How to Organize a Bingo Night at School

By Cyndi Bass
Organize, Organize a bingo night, school, funds
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A bingo night at school can be organized for a family event, a school fundraiser or for a non-profit charity. A family fun night can be enjoyed by children, parents and teachers. Bingo can be a good way for sports teams, bands, cheerleaders and bands to raise funds for their group. A bingo night at school usually provides ample space for the community. It takes a few people to organize a successful bingo night -- a group leader and volunteers to advertise the event, obtain prizes and help run the event.

Form a committee and assign tasks to members. Tasks include calling local stores for gift donations, calling restaurants for food and drink donations and obtaining the bingo equipment.

Contact the school to obtain permission to use their facility for a bingo night. Permission may be required from the principal or the school board.

Tour the space available for the event. This may be the school cafeteria or the gym. The cafeteria is usually a good choice, because it already has tables and chairs and some cafeterias have a stage area. The tour helps the organizer plan placement of the refreshment table and cashier. It will also help determine how many people will be able to attend the bingo night.

Conduct a committee meeting to determine the date and time of the bingo night, the entry fee, the cost of refreshments and advertising. Volunteers will be needed for a bingo caller, a checker for the winning cards, a cashier, refreshment host and people to hand out the cards and chips as well as the prizes.

Create flyers to publicize the event. The flyer should clearly state the place and time of bingo, any costs and what group or organization will benefit.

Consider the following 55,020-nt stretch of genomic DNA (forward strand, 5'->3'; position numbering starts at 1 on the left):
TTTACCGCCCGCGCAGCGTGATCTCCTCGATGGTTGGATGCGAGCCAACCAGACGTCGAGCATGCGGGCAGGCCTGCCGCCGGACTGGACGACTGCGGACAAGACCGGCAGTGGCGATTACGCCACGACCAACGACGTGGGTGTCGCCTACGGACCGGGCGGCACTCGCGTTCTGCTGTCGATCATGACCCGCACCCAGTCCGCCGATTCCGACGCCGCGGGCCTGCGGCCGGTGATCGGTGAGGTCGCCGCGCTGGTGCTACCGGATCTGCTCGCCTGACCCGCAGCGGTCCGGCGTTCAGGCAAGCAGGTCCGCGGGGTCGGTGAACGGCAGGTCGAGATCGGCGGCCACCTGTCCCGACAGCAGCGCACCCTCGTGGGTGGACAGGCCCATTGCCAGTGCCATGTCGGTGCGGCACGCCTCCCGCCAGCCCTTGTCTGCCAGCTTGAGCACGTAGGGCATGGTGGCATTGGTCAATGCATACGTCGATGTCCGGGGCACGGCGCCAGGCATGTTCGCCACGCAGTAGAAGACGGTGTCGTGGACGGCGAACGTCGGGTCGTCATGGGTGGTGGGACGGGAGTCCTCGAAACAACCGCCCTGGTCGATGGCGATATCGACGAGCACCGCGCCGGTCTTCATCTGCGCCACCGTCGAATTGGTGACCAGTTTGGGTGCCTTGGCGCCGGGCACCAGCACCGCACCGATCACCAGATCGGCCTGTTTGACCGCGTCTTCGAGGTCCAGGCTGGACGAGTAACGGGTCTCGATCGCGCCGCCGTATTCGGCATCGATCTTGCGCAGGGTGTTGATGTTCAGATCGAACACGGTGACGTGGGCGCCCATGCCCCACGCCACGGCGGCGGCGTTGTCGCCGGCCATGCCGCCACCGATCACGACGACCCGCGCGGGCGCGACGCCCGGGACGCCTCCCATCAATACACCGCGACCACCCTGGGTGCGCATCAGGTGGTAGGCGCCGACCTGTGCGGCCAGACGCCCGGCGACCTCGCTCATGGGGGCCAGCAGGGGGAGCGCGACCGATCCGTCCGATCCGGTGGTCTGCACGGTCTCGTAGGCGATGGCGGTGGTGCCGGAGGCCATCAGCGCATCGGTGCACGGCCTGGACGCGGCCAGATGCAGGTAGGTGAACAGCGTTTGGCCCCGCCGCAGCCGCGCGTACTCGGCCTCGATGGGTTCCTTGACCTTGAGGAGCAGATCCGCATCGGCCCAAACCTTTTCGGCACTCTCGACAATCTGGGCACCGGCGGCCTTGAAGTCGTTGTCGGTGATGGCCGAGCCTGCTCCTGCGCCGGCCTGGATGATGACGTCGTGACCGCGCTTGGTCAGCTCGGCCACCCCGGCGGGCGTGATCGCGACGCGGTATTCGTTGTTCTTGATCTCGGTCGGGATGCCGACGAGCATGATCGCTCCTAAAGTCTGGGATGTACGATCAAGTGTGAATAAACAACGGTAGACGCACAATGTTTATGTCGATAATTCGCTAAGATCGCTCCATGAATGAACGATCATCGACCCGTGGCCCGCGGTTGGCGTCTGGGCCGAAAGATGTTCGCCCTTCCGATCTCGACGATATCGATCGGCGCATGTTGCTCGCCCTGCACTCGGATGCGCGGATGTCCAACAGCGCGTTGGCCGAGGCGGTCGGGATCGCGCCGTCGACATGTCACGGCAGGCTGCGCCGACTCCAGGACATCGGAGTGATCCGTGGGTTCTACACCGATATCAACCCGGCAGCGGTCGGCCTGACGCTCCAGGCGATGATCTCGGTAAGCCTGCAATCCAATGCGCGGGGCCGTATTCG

Post flyers around the school, on boards located in grocery stores, and in windows of vendors who give permission.

Purchase or borrow bingo equipment. Equipment includes a bingo cage, chips and cards. Check with clubs and churches that have bingo nights to possibly borrow Bingo equipment.

Arrive early on bingo night to set up the stage for the caller, tables for refreshments, prizes, cards and chips, and the cashier.

Host the event. Be prepared with about 10 games and prizes. Offer an intermission half-way through the night to give players a chance to stretch out their legs and grab a snack. Playing 10 games of Bingo will typically take about three hours.

Have a team ready to clean up after the event. Leave the school just as clean, if not cleaner than you found it.

About the Author

Cyndi Bass has been writing professionally since 2000. She specializes in writing about self-help, weight loss, health, credit, families, parenting and government assistance programs. Her experience includes ghostwriting for numerous websites, blogs and newsletters. She has worked in social services in the credit industry and she holds a human service certificate from the University of California at Davis.